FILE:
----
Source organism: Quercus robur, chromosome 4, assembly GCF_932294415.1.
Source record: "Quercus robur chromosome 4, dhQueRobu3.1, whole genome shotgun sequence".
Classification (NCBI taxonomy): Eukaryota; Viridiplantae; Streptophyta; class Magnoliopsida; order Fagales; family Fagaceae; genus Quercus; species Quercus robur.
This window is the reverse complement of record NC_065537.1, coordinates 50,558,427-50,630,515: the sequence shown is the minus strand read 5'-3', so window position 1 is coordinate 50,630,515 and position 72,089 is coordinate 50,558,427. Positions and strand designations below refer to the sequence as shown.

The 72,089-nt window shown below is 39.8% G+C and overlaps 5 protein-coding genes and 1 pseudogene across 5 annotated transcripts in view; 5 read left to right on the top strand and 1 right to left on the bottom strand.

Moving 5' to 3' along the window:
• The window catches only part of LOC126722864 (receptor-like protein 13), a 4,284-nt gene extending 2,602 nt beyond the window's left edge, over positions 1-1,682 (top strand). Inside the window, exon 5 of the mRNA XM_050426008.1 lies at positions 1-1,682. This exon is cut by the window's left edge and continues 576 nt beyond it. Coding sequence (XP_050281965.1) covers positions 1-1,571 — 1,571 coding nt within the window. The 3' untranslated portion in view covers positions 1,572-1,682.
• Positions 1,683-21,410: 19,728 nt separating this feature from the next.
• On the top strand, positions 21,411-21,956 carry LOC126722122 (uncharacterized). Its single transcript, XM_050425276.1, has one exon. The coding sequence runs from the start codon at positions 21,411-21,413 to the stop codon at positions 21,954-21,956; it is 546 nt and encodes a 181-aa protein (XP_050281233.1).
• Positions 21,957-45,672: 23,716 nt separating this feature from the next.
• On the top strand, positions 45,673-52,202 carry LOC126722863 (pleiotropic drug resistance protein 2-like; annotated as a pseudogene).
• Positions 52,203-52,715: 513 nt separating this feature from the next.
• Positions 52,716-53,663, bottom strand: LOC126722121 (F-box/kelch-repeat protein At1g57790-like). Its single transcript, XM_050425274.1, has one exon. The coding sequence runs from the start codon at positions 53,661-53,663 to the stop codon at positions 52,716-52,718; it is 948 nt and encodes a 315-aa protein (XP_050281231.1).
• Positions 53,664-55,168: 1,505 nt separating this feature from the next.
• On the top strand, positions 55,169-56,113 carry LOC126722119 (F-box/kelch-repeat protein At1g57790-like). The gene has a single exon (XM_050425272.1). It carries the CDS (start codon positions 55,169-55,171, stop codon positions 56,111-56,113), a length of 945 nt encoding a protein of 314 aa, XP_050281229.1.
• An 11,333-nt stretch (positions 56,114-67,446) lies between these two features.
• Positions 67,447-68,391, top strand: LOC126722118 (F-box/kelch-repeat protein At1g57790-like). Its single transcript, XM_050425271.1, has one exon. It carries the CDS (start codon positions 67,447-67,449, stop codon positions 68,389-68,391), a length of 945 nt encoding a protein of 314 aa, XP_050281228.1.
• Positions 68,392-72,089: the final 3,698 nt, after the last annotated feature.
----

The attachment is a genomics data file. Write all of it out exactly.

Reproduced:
Source organism: Quercus robur, chromosome 4, assembly GCF_932294415.1.
Source record: "Quercus robur chromosome 4, dhQueRobu3.1, whole genome shotgun sequence".
Classification (NCBI taxonomy): Eukaryota; Viridiplantae; Streptophyta; class Magnoliopsida; order Fagales; family Fagaceae; genus Quercus; species Quercus robur.
This window is the reverse complement of record NC_065537.1, coordinates 50,558,427-50,630,515: the sequence shown is the minus strand read 5'-3', so window position 1 is coordinate 50,630,515 and position 72,089 is coordinate 50,558,427. Positions and strand designations below refer to the sequence as shown.

The 72,089-nt window shown below is 39.8% G+C and overlaps 5 protein-coding genes and 1 pseudogene across 5 annotated transcripts in view; 5 read left to right on the top strand and 1 right to left on the bottom strand.

Moving 5' to 3' along the window:
• The window catches only part of LOC126722864 (receptor-like protein 13), a 4,284-nt gene extending 2,602 nt beyond the window's left edge, over positions 1-1,682 (top strand). Inside the window, exon 5 of the mRNA XM_050426008.1 lies at positions 1-1,682. This exon is cut by the window's left edge and continues 576 nt beyond it. Coding sequence (XP_050281965.1) covers positions 1-1,571 — 1,571 coding nt within the window. The 3' untranslated portion in view covers positions 1,572-1,682.
• Positions 1,683-21,410: 19,728 nt separating this feature from the next.
• On the top strand, positions 21,411-21,956 carry LOC126722122 (uncharacterized). Its single transcript, XM_050425276.1, has one exon. The coding sequence runs from the start codon at positions 21,411-21,413 to the stop codon at positions 21,954-21,956; it is 546 nt and encodes a 181-aa protein (XP_050281233.1).
• Positions 21,957-45,672: 23,716 nt separating this feature from the next.
• On the top strand, positions 45,673-52,202 carry LOC126722863 (pleiotropic drug resistance protein 2-like; annotated as a pseudogene).
• Positions 52,203-52,715: 513 nt separating this feature from the next.
• Positions 52,716-53,663, bottom strand: LOC126722121 (F-box/kelch-repeat protein At1g57790-like). Its single transcript, XM_050425274.1, has one exon. The coding sequence runs from the start codon at positions 53,661-53,663 to the stop codon at positions 52,716-52,718; it is 948 nt and encodes a 315-aa protein (XP_050281231.1).
• Positions 53,664-55,168: 1,505 nt separating this feature from the next.
• On the top strand, positions 55,169-56,113 carry LOC126722119 (F-box/kelch-repeat protein At1g57790-like). The gene has a single exon (XM_050425272.1). It carries the CDS (start codon positions 55,169-55,171, stop codon positions 56,111-56,113), a length of 945 nt encoding a protein of 314 aa, XP_050281229.1.
• An 11,333-nt stretch (positions 56,114-67,446) lies between these two features.
• Positions 67,447-68,391, top strand: LOC126722118 (F-box/kelch-repeat protein At1g57790-like). Its single transcript, XM_050425271.1, has one exon. It carries the CDS (start codon positions 67,447-67,449, stop codon positions 68,389-68,391), a length of 945 nt encoding a protein of 314 aa, XP_050281228.1.
• Positions 68,392-72,089: the final 3,698 nt, after the last annotated feature.